Laurie Gerber: How do you change your type? Okay. It actually has a lot of similarities to changing your relationship to exercise or food. In the sense that it’s mental and physical and probably spiritual too. So I think that the first thing you have to do is deeply understand how you got the type you got. Right? Like I came to deeply understand how my entire lineage relates to sugar. And it is no surprise given my lineage and given how I was raised that I think sugar is love. I think sugar is, it is almost a replacement for love actually. So if you deeply understand why you choose what you choose based on how your parents’ relationships were, how their parents’ relationships were, and how each of your… Seminal relationship stories played out, you will understand that you are unconsciously following a pattern that if you chose consciously, you could change it. So I think understanding your patterns vis-a-vis your lineage and your history is super important to be able to change your type. But the second, so you can then logically go, oh, I see what I’ve been doing. I can choose something different. Then you have to actually practice. Like my coach was like, let me show you these five meals that taste delicious. Let me show you what happens to vegetables. If you roast them, let me show you what happens once the sugar’s out of your system. Let me show you all of this. And then suddenly I had very practical experience. Oh, there’s a better way. Same thing with dating. Why don’t you try a nice guy? Why don’t you try, you know, why don’t you just do a few experiments to see if you really can’t possibly be attracted to somebody who’s kind. And so a mixture of understanding why you choose, would you choose making a real firm declaration to do something different? And being accountable about that. And then actually testing out the new theories with real humans. That is, that’s the package. That’s the, that’s the prescription for changing your type.

Jaime Davis: So how can someone rebuild their confidence and self-esteem after a divorce, especially in the context of dating?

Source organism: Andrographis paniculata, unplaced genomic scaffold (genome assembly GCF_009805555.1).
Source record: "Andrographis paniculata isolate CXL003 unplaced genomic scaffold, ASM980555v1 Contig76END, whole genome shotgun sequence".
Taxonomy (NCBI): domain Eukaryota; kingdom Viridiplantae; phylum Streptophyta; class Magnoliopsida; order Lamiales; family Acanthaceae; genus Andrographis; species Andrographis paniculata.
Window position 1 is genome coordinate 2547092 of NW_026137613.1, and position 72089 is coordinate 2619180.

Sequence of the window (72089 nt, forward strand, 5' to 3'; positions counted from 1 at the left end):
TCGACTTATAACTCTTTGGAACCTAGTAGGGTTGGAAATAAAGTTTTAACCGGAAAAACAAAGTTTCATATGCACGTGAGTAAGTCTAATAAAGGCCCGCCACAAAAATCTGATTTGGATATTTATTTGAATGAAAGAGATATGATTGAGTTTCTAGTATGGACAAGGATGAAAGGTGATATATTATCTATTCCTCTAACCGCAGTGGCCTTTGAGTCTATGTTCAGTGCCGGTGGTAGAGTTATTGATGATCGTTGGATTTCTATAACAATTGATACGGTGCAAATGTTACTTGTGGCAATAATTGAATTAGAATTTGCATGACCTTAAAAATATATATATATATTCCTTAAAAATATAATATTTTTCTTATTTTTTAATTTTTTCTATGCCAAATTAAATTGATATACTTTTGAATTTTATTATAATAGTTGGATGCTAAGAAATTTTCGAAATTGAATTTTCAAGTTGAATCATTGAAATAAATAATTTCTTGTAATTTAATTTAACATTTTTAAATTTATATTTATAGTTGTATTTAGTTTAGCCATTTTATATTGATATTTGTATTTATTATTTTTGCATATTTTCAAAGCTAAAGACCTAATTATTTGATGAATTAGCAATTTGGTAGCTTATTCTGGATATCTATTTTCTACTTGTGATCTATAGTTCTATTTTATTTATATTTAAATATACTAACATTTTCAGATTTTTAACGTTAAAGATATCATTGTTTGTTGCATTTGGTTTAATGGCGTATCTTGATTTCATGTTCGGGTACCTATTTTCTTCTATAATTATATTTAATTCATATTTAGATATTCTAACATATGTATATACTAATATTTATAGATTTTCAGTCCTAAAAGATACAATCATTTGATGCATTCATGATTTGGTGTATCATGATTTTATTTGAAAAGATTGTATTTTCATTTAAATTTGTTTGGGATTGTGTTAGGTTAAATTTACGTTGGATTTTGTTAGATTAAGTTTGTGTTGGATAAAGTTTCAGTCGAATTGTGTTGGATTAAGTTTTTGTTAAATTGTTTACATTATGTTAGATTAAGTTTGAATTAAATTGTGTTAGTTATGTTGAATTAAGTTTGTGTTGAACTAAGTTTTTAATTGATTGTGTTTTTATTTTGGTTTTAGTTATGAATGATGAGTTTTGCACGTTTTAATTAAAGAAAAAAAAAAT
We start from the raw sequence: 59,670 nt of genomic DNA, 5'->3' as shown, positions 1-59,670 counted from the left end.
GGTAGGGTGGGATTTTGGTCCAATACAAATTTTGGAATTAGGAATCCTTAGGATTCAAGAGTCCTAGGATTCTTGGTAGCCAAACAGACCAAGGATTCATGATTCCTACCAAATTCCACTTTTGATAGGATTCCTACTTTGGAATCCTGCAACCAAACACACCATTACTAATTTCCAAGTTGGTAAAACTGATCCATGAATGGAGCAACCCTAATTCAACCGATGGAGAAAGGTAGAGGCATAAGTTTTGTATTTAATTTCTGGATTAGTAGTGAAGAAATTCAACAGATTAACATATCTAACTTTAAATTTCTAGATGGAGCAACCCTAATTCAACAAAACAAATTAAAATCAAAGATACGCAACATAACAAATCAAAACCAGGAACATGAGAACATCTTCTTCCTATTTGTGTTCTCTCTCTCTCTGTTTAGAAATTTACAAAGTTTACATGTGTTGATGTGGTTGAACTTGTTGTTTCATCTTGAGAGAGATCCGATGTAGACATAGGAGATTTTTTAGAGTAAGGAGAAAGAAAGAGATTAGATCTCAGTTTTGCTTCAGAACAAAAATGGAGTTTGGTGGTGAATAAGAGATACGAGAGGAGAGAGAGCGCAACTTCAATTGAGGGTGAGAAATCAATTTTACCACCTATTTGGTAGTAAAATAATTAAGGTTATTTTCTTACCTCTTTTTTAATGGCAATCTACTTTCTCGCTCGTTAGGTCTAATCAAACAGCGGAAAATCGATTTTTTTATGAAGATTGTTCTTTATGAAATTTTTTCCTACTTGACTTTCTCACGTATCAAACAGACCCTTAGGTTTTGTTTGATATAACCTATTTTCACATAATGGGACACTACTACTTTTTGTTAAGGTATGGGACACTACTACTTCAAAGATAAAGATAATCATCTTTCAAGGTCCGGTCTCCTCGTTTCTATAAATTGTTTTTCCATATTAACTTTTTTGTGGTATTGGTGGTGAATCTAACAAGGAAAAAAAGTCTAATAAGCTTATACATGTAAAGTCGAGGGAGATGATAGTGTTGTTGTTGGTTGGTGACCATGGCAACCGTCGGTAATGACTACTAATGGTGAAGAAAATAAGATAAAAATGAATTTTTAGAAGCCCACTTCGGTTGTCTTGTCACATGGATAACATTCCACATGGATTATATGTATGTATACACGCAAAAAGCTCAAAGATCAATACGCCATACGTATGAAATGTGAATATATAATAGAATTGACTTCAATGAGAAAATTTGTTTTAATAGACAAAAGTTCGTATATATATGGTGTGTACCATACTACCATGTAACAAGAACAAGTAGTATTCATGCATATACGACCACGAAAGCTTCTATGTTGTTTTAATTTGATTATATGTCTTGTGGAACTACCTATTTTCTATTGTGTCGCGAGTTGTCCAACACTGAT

Laurie Gerber: It’s really divorce, as we know, is one of the most stressful, sometimes traumatizing things that people go through. And it’s not just because it’s the end of life as you know it. It’s because it also drives up so many other things. It drives up your relationship to your finances, your relationship to yourself, your relationship to your children, your career or your future involvement with your community, your friendships. It just drives everything up. It’s kind of like a wedding. It drives everything up. Everyone’s got an opinion. And there’s just so, so much to deal with. So oftentimes, I mean, let’s not forget, for some women, it is an incredible boon to their self-esteem. I’m sure you’ve experienced that where self-confidence and self-esteem rise because they’ve finally been true to themselves. They’ve finally gotten justice. They’ve finally gotten free. But for the people who take a beating or for whom the divorce underlines ways in which they have sold out on themselves or ways in which they have not been true to themselves. That is the moment to now go, okay, part of my healing is rebuilding my self-esteem based on my relationship to myself, not based on my children, not based on my partner, not based on my career, but my relationship to myself and maybe my higher power. So how do you start rebuilding that self-confidence is. You really do have to start to analyze every area of your life. Is this in alignment for me or not? Is this consistent with my ideals? And it means saying no and letting go of a lot of different things, possibly certain relationships, possibly certain activities, and then bringing in new relationships and activities that are more in alignment. And it’s one day at a time of practicing, does this action feel good? Does this not feel good? And again, for people who have lost themselves in their marriage and or with their children, it’s really like being born again. It’s really like a whole new world of, do I like eggs? Do I like breakfast at seven or eight? Do I like going for walks? Do I like pickleball? Do I like these people? Do I like this community? Do I like where I live? Everything has to be reconsidered. And the kind of coaching that I do always ask somebody to consider all of the aspects of their life again, because that’s just a profound, smart thing to do.